Public Infractions Report
INDIANAPOLIS -- The NCAA Division I Committee on Infractions has penalized the University of Connecticut for violations in its men's basketball program.

The case includes more than $6,000 in improper recruiting inducements, impermissible phone calls and text messages to prospective student-athletes, failure to monitor and promote an atmosphere for compliance by the head coach, failure to monitor by the university, and unethical conduct by the former operations director, among other violations.

Penalties include suspension of the head coach for three conference games during the 2011-12 season, scholarship reductions for three academic years, recruiting restrictions, permanent disassociation of a booster and three years probation. As a part of the disassociation of the booster, the university will not be able to accept financial contributions, recruiting assistance or provide him with any benefit and privileges. In addition, the former operations director received a two-year show-cause order that limits his athletically related duties. The public report includes additional details.

As stated in the committee’s public infractions report, this case centers on the “extraordinary steps” taken by the university to recruit a top prospective student-athlete to its men’s basketball program. The director of athletics stated it was the “most intense” he has ever seen the head coach about the recruitment of a prospective student-athlete. The committee found that in his “zeal” to get the prospect admitted to the university and eligible to compete, the head coach allowed a booster, who was a certified agent by the National Basketball Association, to be involved in the recruitment process. Further, the committee found that the head coach “overlooked indications” that this booster might be breaking NCAA rules. Specifically, the booster provided the prospect with impermissible inducements, including the payment of at least a portion of the expenses for the young man’s foot surgery; the cost of his enrollment at a basketball academy; the registration fee for the SAT; as well as strength, conditioning and basketball training.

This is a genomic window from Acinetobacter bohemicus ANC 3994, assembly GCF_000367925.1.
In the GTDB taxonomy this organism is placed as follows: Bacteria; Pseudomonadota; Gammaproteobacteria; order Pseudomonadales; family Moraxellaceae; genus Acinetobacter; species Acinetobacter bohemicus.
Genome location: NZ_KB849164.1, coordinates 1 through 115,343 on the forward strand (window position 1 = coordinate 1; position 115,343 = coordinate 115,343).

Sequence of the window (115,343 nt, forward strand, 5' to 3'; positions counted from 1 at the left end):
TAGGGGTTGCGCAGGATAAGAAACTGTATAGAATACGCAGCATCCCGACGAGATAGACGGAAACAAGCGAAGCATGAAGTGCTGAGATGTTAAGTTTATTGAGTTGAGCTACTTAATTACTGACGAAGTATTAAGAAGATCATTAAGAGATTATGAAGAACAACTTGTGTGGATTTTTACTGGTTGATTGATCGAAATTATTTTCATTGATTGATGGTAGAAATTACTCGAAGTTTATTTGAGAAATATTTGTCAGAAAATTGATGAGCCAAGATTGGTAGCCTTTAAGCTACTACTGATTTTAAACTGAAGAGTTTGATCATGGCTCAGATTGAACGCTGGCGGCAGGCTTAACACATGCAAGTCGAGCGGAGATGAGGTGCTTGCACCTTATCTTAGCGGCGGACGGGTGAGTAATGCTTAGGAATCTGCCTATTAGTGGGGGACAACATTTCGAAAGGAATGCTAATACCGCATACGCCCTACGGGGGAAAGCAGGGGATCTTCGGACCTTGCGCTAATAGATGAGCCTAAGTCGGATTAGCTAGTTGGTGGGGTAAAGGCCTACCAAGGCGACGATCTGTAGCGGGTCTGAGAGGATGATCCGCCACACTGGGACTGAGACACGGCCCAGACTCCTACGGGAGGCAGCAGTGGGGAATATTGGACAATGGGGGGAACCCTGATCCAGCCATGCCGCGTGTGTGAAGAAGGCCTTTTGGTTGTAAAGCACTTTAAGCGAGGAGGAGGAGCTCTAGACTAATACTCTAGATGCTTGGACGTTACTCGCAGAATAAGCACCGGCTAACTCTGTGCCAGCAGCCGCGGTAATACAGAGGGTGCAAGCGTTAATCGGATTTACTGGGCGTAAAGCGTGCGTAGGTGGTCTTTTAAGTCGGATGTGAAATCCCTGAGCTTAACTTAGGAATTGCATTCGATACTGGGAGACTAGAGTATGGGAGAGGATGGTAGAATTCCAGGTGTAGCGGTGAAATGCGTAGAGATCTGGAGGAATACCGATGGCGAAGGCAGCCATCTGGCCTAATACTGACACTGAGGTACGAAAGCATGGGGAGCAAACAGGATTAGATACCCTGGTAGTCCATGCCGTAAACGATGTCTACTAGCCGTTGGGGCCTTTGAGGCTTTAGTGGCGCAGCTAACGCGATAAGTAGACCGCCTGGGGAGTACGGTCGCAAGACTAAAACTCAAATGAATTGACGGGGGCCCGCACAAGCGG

The men’s basketball staff was aware of the booster’s status as an agent and his relationship with the prospect. In fact, the coaches had frequent contact with the booster through approximately 2,000 phone calls or text messages with the agent throughout the recruitment process. Despite this regular contact, the men’s basketball coaching staff did not question the booster about his relationship with the prospect. In fact, the staff was sharing information about the prospect’s recruitment with the booster, knew of the booster’s frequent contact with the prospect, and was aware that the booster hoped to someday serve as an agent for the prospect.

In addition, members of the men’s basketball staff exchanged 150 impermissible phone calls and sent 190 impermissible text messages to prospective student-athletes. The majority of these were sent to the high-profile recruit at the center of this case.

Additional violations occurred when members of the coaching staff provided 32 impermissible complimentary men’s basketball game tickets to individuals responsible for teaching or directing activities with prospective student-athletes.